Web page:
[JURIST] Amnesty International (AI) [advocacy website] released a report [text, PDF] Tuesday detailing the chronic prevalence of hate crimes and discrimination perpetrated against the Roma diaspora in Europe. The "briefing," released on International Roma Day, urges European leaders to "commit, visibly and wholeheartedly, to eradicating the scourge of anti-Roma violence." The report depicts the plight of Roma in the Czech Republic, France and Greece, hoping to illustrate AI's concern about anti-Roma sentiment across all of Europe. Personal stories describing confrontations between far-right extremists and Roma communities range from altercations at neighborhood playgrounds and anti-Roma marches through Roma housing estates to terrorizing and destroying Roma settlements accompanied by brutal beatings of Roma migrants. AI asserts that, not only are state authorities failing to fully recognize the racist-driven hostilities but that local police, rather than protecting Roma, participate in and fuel the violence and discrimination through raids, arbitrary detention and inaction.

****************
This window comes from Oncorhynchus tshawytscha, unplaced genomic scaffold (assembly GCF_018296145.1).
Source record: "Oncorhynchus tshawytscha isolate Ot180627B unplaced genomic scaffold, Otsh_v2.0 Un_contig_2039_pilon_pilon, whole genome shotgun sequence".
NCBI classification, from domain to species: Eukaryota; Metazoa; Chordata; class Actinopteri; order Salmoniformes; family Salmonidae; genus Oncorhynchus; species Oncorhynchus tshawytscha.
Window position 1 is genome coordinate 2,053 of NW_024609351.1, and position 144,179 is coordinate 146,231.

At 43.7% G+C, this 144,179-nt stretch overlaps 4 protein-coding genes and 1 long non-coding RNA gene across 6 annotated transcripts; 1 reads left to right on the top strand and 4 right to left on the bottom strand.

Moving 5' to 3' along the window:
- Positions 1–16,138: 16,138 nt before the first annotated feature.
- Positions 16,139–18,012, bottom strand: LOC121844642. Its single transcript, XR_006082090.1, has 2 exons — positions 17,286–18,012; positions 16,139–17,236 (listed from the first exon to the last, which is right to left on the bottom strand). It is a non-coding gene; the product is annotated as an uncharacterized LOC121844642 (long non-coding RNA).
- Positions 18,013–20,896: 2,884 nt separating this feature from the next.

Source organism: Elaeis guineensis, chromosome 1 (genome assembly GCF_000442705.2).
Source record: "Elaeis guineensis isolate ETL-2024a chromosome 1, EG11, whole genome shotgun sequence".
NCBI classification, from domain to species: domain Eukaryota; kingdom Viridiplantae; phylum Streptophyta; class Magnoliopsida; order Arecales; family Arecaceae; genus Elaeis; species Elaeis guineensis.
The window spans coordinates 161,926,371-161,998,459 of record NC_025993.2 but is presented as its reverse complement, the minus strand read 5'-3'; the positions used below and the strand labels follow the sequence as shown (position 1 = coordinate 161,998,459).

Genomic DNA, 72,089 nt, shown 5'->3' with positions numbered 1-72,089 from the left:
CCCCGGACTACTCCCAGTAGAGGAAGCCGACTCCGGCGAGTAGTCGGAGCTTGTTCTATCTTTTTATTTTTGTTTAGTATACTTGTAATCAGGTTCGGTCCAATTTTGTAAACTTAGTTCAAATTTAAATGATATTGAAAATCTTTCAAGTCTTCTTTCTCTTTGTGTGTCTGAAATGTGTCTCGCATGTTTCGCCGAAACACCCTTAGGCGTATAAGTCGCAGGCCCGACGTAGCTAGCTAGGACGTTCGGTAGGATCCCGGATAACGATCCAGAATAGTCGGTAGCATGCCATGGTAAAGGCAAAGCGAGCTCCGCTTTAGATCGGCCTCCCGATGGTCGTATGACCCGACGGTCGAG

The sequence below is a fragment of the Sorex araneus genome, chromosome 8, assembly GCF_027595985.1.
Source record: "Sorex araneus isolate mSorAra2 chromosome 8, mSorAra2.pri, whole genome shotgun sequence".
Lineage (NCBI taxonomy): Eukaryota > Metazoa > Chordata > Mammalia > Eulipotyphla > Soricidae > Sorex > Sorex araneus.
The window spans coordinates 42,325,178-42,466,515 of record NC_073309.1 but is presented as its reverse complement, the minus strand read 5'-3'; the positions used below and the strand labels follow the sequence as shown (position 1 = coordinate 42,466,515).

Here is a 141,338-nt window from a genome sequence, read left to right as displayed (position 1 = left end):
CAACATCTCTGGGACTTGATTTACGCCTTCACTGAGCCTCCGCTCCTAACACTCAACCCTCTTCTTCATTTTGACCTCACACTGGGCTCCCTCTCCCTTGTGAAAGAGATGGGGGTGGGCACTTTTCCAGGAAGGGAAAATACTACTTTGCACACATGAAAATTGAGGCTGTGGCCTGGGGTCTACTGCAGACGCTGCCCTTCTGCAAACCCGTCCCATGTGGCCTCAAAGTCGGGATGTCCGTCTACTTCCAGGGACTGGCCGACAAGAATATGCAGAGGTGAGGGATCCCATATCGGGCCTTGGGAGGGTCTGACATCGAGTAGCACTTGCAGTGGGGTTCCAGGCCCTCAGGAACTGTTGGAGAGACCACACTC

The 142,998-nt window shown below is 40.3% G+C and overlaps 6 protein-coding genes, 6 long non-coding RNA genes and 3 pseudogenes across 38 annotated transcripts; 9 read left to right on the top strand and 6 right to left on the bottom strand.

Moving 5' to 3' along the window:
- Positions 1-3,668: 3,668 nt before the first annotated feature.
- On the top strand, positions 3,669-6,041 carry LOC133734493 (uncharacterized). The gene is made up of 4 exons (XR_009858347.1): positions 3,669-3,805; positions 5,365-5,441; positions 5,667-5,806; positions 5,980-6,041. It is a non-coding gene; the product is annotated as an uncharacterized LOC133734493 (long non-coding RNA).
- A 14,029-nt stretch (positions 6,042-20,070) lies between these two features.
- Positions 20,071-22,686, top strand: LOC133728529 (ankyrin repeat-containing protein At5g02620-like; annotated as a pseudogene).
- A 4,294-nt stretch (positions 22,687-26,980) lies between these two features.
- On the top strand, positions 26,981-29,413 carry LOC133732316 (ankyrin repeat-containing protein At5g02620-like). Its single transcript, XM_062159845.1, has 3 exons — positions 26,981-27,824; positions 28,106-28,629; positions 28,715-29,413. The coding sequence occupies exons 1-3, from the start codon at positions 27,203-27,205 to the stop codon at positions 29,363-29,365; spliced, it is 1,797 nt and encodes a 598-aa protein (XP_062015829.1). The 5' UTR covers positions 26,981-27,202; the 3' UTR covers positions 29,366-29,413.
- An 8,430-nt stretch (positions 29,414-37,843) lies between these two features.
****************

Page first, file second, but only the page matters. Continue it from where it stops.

International rights groups have consistently campaigned for improved human rights for the Roma people living in Europe, now at a population of 10-12 million. Notably, in April 2013, AI issued [JURIST report] a press release similar to Tuesday's report urging the EU to end discrimination against Roma communities throughout Europe. That same month, a UN rights expert called [JURIST report] for EU member states to do more to ensure basic human rights for the Roma people in Europe recalling [press release] that the UN Human Rights Council [official website] "made nearly 250 recommendations to almost 30 countries concerning the situation of Roma communities." Specifically, various rights groups along with several European courts and commissions have individually and persistently chastised [JURIST news archive] countries such as Hungary, Italy, Moldova and France for their discriminatory and often violent treatment of their Roma populations.